FALCON AI, our in-house suite of AI for SEO on WordPress products, reached a milestone in January: we analysed 20,000 keywords in one month for the first time.

We produced 40 pieces of content in January. This requires 40 keywords, so for each keyword we select, we’re analysing about 500 possibles.

The numbers are huge: why would you want to consider 500 different keywords, just to get 1 blog post?

If you get your keyword selection wrong, your SEO Content is going to fail. That’s why we put so much work into finding great keywords. Let’s dig into why and how we do it.

SEO Content as a production process

All production flows have a basic characteristic: the material becomes more valuable as it moves through the process… A common rule we should always try to heed is to detect and fix any problem in a production process at the lowest-value stage possible.

Andy Grove, High Output Management

In the legendary book High Output Management, former Intel President Andy Grove describes a diner serving breakfast as an analogy for the production challenges he faced. Just as Intel wants to avoid production issues by catching bad parts early, we want to do the same with SEO Content.

Keyword research is the earliest part of the content production stage where you can make massive changes, with no consequences. If you choose a bad keyword, all of the work on a post will go to waste.

The flip side, obviously, is that if you pick a great keyword, you are set up for success.

In the production process, the keyword selection stage for SEO Content is thus the single point at which you can have a disproportionate impact on the success or failure of your post.

This is why we put so much effort into finding the right keywords: it’s worth evaluating 500 possible keywords to find 1 good one, because the cost of choosing bad keywords is too high.

Legacy keyword research delivers hit-and-miss results

Manual keyword research often starts with a tool like Ahrefs: you enter a sensible “seed” keyword like “WordPress forms” and then start looking at the suggestions:

This generates a list of related keywords, difficulty and volume information, and we can see parent topics too.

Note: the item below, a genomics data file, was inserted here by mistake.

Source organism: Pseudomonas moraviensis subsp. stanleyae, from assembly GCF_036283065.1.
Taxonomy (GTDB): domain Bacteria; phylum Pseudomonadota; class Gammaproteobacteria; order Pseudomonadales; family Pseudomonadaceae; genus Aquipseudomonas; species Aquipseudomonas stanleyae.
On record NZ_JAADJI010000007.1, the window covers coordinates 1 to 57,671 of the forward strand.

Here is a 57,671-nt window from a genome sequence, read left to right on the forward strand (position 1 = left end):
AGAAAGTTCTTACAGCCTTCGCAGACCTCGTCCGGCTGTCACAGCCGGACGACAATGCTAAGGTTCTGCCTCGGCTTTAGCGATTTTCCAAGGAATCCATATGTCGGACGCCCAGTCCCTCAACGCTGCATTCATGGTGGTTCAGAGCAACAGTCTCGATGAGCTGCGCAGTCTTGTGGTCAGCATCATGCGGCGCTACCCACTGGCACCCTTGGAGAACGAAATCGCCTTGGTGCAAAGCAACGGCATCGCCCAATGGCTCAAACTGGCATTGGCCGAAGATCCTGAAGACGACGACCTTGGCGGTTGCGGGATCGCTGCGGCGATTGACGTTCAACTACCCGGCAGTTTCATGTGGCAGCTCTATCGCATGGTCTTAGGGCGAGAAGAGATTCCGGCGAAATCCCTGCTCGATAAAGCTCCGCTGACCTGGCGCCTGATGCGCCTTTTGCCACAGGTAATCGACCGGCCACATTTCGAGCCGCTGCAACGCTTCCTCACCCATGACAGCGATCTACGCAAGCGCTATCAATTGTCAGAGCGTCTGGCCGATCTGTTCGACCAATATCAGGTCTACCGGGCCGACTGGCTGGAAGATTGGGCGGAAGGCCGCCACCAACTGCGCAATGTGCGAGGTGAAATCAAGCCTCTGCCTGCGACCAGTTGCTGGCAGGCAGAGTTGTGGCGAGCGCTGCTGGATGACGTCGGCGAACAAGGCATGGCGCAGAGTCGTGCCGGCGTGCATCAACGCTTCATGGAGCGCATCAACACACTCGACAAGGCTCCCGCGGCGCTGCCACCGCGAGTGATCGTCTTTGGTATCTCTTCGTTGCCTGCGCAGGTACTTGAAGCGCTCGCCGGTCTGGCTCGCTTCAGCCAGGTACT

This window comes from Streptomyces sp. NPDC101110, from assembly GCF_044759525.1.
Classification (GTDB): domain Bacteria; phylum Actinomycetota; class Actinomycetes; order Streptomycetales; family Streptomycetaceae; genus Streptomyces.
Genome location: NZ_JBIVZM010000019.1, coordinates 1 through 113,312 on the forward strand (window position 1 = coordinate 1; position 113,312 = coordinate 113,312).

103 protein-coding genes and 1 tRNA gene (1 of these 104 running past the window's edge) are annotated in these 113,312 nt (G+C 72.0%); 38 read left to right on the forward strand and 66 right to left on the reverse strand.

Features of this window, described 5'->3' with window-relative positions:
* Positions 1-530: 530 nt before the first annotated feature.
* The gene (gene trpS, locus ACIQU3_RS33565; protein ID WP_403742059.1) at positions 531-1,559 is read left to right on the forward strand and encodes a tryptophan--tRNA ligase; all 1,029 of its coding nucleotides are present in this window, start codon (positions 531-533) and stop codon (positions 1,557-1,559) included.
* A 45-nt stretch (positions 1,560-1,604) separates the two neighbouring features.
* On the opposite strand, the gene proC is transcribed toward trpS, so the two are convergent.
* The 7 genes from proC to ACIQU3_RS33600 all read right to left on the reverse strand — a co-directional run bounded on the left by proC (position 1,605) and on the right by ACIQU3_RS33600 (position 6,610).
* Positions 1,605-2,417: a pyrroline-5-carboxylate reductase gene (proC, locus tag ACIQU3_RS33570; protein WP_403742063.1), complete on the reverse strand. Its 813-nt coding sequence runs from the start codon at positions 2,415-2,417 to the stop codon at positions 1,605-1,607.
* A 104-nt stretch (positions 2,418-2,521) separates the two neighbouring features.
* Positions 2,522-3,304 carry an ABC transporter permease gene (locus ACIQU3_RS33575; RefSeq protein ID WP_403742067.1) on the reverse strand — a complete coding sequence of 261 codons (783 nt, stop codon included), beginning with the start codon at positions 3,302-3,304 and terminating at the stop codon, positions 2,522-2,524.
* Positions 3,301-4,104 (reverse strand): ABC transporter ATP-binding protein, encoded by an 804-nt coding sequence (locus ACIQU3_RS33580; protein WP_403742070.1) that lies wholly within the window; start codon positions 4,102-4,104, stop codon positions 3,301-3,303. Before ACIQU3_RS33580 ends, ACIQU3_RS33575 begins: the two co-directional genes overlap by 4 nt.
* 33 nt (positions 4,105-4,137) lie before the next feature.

If you’re feeling ambitious, you might apply some filters to avoid brand-match searches of competitors. You might also look up a “content gap” to see which keywords competitors are ranking for that you’re missing.

The output of this is typically a keyword tree with a couple of branches. You might decide that “WordPress forms” is too competitive, but “accessible forms” or “WordPress form templates” are keywords you can compete for:

You’d thus be happy with your selection, and you’re off to write an article about how to connect a WordPress form to a CRM.

This is OK, but you’re able to analyse at most 5-10 keyword branches, you’re limited to the obvious related keywords your software finds, and you get no insight into what you need to write in order to rank.

Whilst you might look at keyword difficulties and competition, you don’t get any insight into whether writing a post about “WordPress form CRM” is actually a good idea or not. The assumption will be that if the volume is ok, the difficulty isn’t too high, and you have some sort of WordPress form solution that connects to a CRM, you’re good to go.

Those assumptions on what makes a keyword “good” or “bad” are unqualified and untested. If your goal is to make sales for your product from SEO Content, those criteria tell you very little about whether the post will achieve that goal or not. Some keywords and posts will work if you do enough of them, but it’s your results are hit-and-miss.